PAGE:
These are where quarries, disused railway cuttings, cliffs or outcrops give access to extensive geological features, such as particular rock layers. If the exposure becomes obscured, the feature could in principle be re-exposed elsewhere. Conservation of these sites usually concentrates on maintenance of access for future study.

Deposit sites

These are features which are limited in extent or physically delicate—for example, they include small lenses of sediment, mine tailings, caves and other landforms. If such features become damaged they cannot be recreated, and conservation usually involves protecting the feature from erosion or other damage.

Legal status

An SSSI may be made on any area of land which is considered to be of special interest by virtue of its fauna, flora, geological or physiographical features.

The decision to notify an SSSI is made by the official nature conservation body (the appropriate conservation body) for that part of the United Kingdom: Northern Ireland Environment Agency, Natural England, Scottish Natural Heritage or the Countryside Council for Wales. SSSIs were originally set up by the National Parks and Access to the Countryside Act 1949, but the current legal framework for SSSIs is provided by the Wildlife and Countryside Act 1981, amended in 1985 and further substantially amended in 2000 (by the Countryside and Rights of Way Act 2000), in Scotland by the Nature Conservation (Scotland) Act 2004 and in Northern Ireland by the Nature Conservation and Amenity Lands Order 1985. SSSIs are also covered under the Water Resources Act 1991 and related legislation.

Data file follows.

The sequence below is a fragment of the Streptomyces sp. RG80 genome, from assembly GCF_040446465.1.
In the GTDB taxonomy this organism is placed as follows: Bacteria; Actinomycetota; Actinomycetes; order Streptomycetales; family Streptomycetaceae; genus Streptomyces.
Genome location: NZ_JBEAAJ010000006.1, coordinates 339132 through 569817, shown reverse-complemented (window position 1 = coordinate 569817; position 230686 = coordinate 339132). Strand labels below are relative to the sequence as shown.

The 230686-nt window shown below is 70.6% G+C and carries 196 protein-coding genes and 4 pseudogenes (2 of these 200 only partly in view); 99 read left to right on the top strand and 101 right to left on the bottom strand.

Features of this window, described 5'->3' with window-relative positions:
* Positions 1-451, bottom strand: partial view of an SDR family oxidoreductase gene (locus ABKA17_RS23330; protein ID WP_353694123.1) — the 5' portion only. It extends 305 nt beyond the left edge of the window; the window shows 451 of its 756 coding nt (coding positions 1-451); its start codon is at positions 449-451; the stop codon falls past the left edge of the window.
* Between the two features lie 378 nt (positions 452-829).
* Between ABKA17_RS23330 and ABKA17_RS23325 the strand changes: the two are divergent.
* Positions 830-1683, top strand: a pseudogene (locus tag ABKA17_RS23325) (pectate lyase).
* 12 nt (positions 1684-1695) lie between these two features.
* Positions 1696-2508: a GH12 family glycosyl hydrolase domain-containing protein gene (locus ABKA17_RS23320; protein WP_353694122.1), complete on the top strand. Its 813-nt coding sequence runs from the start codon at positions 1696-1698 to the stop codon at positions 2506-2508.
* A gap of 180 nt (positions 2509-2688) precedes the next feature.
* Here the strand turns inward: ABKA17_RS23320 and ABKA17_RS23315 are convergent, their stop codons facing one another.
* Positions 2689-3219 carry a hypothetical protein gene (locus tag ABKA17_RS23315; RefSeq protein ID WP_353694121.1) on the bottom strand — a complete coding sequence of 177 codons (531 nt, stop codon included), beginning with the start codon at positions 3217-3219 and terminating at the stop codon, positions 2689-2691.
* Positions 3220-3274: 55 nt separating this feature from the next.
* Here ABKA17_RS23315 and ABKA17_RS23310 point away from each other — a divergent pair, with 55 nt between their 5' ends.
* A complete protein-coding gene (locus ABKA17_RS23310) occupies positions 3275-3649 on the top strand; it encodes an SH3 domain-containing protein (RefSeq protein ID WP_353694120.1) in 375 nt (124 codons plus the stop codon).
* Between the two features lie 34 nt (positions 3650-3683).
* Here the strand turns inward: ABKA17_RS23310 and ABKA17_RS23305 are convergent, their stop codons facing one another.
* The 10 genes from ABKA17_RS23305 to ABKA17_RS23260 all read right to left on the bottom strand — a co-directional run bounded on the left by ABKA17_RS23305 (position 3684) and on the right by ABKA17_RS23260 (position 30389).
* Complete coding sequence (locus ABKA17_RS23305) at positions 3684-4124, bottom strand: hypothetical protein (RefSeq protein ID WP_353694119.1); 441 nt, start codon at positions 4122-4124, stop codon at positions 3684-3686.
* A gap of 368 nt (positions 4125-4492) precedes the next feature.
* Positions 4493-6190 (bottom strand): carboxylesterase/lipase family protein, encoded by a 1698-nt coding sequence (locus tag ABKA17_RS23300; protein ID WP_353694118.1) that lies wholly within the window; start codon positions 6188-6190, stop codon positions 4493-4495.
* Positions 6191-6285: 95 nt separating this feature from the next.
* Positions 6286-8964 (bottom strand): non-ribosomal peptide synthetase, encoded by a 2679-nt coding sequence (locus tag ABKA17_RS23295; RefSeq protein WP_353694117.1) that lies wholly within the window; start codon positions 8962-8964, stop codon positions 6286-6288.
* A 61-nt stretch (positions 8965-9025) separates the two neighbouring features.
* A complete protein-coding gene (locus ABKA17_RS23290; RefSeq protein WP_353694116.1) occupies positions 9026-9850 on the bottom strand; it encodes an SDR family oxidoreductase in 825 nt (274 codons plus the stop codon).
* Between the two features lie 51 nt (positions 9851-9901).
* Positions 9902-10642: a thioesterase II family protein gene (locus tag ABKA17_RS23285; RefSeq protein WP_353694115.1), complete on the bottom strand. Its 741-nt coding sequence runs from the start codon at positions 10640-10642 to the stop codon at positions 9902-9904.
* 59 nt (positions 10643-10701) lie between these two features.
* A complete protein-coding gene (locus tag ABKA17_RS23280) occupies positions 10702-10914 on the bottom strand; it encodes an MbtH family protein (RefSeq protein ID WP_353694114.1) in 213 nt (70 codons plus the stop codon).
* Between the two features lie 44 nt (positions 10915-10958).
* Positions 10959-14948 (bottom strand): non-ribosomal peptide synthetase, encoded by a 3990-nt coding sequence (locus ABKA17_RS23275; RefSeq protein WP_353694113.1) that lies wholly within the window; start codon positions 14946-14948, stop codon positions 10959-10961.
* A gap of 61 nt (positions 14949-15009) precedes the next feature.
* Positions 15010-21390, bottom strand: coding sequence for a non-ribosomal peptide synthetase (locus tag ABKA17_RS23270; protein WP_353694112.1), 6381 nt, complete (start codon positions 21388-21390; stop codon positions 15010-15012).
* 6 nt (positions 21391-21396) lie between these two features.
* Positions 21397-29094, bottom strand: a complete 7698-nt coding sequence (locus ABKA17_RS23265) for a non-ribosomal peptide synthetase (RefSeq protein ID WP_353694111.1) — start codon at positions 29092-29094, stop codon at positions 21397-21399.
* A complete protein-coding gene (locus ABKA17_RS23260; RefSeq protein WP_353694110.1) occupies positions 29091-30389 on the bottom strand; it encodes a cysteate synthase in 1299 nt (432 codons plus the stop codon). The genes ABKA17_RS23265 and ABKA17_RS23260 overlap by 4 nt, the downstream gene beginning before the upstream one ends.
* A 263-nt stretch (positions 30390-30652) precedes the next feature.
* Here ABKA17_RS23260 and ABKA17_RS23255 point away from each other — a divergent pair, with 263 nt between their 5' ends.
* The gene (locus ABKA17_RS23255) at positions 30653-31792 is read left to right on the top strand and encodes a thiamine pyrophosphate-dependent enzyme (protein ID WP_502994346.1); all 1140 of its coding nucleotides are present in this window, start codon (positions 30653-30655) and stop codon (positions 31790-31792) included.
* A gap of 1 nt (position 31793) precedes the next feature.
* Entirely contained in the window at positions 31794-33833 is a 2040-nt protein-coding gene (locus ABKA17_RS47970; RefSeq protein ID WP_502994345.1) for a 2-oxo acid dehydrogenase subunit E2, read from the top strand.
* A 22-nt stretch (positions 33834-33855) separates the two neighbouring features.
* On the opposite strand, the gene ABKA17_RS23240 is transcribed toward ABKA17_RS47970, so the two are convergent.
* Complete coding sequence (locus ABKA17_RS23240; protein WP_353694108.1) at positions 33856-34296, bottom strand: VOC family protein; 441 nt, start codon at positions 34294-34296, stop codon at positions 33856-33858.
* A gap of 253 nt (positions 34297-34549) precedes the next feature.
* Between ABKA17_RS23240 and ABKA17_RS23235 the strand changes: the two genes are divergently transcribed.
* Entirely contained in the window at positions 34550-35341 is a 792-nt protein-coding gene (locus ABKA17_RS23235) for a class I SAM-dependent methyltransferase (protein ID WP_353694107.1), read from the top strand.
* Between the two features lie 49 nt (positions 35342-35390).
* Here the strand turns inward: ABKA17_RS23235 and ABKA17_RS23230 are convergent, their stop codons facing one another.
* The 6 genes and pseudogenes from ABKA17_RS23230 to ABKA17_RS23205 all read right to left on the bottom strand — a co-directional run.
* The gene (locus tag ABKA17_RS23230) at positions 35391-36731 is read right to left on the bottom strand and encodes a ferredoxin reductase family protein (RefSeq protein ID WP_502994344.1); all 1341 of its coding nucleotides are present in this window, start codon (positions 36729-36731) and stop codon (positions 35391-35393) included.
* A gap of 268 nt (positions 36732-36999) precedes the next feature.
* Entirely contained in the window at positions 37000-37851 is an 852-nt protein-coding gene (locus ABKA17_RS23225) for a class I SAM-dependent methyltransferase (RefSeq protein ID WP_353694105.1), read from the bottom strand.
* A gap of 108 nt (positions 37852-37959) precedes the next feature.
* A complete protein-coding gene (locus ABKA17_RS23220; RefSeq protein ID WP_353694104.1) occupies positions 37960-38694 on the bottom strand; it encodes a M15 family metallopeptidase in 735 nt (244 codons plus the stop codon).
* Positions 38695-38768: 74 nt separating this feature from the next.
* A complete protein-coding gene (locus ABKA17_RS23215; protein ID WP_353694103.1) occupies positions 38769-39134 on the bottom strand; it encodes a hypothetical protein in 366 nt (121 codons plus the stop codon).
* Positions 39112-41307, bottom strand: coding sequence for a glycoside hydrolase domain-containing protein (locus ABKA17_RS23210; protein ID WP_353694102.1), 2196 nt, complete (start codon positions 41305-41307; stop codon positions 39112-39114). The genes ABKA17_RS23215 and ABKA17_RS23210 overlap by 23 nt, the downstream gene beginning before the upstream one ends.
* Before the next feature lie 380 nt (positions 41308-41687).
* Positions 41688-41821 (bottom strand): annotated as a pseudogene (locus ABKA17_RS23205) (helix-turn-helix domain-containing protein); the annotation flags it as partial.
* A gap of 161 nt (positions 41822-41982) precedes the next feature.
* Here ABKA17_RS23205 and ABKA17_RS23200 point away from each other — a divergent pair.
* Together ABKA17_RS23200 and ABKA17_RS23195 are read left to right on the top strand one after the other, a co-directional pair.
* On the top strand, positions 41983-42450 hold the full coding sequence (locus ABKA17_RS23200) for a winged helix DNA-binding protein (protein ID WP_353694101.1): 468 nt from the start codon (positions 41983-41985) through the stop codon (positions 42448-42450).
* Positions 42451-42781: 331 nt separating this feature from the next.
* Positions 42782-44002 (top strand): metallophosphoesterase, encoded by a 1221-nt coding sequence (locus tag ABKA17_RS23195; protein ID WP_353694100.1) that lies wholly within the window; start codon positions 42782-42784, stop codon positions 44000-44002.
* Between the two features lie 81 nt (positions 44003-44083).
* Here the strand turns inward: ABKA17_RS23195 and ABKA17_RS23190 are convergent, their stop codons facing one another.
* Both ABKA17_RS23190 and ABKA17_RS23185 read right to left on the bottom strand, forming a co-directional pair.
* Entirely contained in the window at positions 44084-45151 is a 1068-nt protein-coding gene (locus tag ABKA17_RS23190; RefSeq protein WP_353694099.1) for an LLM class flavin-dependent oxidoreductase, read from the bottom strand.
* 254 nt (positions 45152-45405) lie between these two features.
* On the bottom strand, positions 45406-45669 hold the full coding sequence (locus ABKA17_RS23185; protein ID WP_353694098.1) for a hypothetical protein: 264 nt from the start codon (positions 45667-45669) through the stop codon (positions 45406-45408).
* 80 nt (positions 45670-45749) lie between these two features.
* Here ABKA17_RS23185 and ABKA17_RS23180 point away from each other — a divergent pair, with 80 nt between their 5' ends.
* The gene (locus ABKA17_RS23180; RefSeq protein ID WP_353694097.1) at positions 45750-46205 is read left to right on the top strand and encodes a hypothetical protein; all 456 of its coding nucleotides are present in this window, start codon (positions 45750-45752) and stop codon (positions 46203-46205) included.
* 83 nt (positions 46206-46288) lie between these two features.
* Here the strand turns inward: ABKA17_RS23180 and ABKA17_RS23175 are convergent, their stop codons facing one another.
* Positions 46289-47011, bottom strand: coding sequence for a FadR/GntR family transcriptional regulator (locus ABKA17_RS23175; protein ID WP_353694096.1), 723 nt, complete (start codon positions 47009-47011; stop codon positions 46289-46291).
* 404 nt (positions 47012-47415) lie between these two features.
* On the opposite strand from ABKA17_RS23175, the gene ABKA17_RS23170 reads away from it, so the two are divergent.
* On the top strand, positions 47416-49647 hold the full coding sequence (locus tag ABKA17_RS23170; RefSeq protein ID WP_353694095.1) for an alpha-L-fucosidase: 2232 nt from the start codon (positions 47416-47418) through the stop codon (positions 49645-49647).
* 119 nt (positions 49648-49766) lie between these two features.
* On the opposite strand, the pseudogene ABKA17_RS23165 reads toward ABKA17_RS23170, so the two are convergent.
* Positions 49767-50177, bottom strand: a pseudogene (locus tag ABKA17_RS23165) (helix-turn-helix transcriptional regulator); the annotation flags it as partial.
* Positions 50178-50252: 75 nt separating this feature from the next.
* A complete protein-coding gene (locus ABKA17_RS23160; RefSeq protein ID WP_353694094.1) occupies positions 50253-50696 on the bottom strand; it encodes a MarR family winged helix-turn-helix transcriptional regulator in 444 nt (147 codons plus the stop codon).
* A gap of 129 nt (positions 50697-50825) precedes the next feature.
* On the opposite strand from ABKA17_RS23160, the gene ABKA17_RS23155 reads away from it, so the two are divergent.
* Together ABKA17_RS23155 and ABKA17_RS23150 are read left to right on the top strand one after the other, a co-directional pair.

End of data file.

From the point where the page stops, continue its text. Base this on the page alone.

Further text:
In Northern Ireland an SSSI is called Area of Special Scientific Interest (ASSI).

SSSI notification can cover any "land" within the area of the conservation body, including dry land, land covered by freshwater, and land covered by the sea at high tide—but not the sea below Mean Low Water.

SSSIs are not necessarily open to the public, nor are they necessarily owned by a conservation organisation or by the British government—in fact, their access and ownership are no different from the rest of the countryside.

The formal notification of SSSIs is made to a number of different people: central government, local planning authorities, all the owners and occupiers of the land, and various other public bodies, such as water companies.

The notification includes a description of the interest (citation), a map of the boundary, and a list of activities requiring consultation (see below).